Why Does Xerox Want to Copy IBM's Business Model?

"There are no second acts in American lives," according to author F. Scott Fitzgerald. But Xerox (XRX) , known for its document copiers and printers, is working to build itself into a cloud and business analytics company.

This is the same kind of transition IBM  (IBM) engineered a decade ago. The company's recent earnings show it hasn't been entirely successful.

That could be the case for Xerox, which reports third-quarter fiscal 2015 earnings results before the opening bell Monday. The company's documents products have been surpassed and in some cases rendered obsolete by digital technology alternatives. That's why to combat the decline, Xerox is working to de-emphasizing its legacy hardware businesses in favor of high-growth service businesses.

It's a multiyear project the company hopes will help turn its fortunes around. And those fortunes need turning. At around $10, Xerox shares are down 26% for the year to date, nearly 19% for the past 52 weeks and down 23.5% for over 10 years. Investors who've held the shares since the all-time high of around $60 have likely lost a fortune.

Xerox shares do appear attractive at just 14 times trailing earnings, compared to a 21 price to earnings multiple for the S&P 500 (SPX) index, but Xerox' business outlook and competitive position are not. Not only does the company continue to suffer eroding sales across all of its business categories, profits continue to decline due to eroding operating margins, which declined 160 basis points to 8.2% in the second quarter.

Earnings per share for just-ended quarter and the full year are projected to decline, so where's the value? For fiscal 2016 Xerox is projected to earn $1.06 a share, suggesting 10% year-over-year growth above projected totals of 2015. But the company spent $611 million on stock buybacks in the first half of the year, and there's a plan to buy a total of $1.3 billion worth of shares for all of 2015.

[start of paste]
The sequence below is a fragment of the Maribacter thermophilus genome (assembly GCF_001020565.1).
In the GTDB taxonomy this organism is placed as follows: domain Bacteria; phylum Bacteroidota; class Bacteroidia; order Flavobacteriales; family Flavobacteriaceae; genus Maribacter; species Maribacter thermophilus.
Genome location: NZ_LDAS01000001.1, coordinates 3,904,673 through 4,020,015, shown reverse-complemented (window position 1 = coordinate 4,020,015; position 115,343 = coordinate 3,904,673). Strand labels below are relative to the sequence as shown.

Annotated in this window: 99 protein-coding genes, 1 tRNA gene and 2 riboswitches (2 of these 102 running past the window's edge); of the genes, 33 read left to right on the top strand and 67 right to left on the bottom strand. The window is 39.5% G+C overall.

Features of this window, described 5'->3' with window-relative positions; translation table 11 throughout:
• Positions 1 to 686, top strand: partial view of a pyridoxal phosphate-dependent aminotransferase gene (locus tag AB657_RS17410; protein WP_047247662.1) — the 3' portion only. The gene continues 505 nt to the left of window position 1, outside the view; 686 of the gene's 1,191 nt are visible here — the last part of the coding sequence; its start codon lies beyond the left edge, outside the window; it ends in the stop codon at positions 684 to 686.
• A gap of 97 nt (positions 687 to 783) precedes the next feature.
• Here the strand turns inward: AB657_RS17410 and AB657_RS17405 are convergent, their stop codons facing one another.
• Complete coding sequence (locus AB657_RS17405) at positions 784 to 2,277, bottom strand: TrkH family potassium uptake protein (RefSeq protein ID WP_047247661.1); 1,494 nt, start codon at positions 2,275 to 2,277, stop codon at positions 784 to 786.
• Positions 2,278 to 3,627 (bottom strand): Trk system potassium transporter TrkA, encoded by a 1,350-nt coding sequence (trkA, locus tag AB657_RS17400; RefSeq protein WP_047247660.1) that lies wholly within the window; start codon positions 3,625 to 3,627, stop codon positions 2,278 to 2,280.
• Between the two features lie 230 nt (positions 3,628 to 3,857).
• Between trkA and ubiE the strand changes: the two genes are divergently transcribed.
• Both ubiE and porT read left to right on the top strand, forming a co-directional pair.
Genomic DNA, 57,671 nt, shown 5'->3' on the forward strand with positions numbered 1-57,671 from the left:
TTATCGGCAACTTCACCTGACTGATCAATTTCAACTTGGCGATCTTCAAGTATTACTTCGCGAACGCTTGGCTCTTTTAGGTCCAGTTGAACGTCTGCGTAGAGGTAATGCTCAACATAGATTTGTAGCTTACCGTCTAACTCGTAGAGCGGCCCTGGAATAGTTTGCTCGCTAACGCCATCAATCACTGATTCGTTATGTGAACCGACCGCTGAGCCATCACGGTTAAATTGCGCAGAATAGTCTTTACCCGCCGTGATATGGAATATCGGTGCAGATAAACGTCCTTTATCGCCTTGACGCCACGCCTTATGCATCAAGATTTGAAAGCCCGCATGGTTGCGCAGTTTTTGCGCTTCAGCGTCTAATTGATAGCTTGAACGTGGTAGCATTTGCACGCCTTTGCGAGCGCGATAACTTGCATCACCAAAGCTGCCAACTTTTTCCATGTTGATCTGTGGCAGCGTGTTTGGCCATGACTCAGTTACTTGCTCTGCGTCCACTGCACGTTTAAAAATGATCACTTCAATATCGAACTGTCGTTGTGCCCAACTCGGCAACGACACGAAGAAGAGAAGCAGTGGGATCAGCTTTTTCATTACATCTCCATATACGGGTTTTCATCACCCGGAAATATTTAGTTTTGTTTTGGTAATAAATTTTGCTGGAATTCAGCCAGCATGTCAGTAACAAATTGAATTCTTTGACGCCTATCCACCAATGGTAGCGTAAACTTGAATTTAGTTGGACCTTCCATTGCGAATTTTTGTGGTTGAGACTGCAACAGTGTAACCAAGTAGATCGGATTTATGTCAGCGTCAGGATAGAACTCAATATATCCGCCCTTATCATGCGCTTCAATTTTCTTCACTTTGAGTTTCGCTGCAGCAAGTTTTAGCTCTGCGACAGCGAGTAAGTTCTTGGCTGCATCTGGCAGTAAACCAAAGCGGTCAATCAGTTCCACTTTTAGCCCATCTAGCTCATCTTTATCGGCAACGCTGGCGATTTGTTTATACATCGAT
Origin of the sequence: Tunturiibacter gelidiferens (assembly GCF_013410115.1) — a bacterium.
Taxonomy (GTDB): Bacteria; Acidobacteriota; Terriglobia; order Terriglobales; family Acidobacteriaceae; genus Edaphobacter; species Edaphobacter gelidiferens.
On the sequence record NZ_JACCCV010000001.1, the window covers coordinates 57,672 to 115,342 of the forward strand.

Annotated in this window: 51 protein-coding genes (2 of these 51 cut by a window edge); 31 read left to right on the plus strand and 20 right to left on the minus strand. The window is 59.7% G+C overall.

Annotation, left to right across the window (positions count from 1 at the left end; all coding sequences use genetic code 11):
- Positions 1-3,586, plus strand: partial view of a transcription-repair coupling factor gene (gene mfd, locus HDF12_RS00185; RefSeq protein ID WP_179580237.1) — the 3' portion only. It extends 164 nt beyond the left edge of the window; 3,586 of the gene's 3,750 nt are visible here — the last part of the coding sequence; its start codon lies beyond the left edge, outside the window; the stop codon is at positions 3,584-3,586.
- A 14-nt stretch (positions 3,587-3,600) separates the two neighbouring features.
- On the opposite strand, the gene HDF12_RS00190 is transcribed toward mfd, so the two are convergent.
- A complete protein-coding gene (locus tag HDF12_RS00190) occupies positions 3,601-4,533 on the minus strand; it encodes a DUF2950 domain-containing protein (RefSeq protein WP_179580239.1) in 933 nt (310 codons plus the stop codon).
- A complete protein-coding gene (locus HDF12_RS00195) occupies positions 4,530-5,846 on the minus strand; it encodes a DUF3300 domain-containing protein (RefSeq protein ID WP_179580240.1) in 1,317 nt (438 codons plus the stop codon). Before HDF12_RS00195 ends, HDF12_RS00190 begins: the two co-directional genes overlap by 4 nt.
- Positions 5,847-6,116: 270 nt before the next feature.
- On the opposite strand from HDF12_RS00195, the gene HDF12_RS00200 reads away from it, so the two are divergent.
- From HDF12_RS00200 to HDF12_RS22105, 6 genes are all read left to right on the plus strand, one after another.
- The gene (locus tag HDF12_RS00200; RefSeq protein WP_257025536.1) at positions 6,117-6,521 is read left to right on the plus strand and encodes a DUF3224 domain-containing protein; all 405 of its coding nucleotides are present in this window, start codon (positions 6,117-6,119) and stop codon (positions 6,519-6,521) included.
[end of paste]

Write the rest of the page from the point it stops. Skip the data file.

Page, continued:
It would seem, given its struggles with gross margin, Xerox' aggressive buyback plan is factored into analysts' earnings-per-share forecasts, especially when revenue for both fiscal year 2015 and 2016 are projected to decline.

Owing to recent restructuring initiatives and multiple cost cuts, the company is much leaner today than a decade ago. But cutting costs without strategic growth initiatives won't generate the sort of profits to make Xerox a worthwhile investment today, especially since it's projected to grow earnings at an annual rate of 5% in the next five years. That growth rate would be about one percentage point slower than the rate produced by the S&P 500 in the past couple of years.

This article is commentary by an independent contributor. At the time of publication, the author held no positions in the stocks mentioned.

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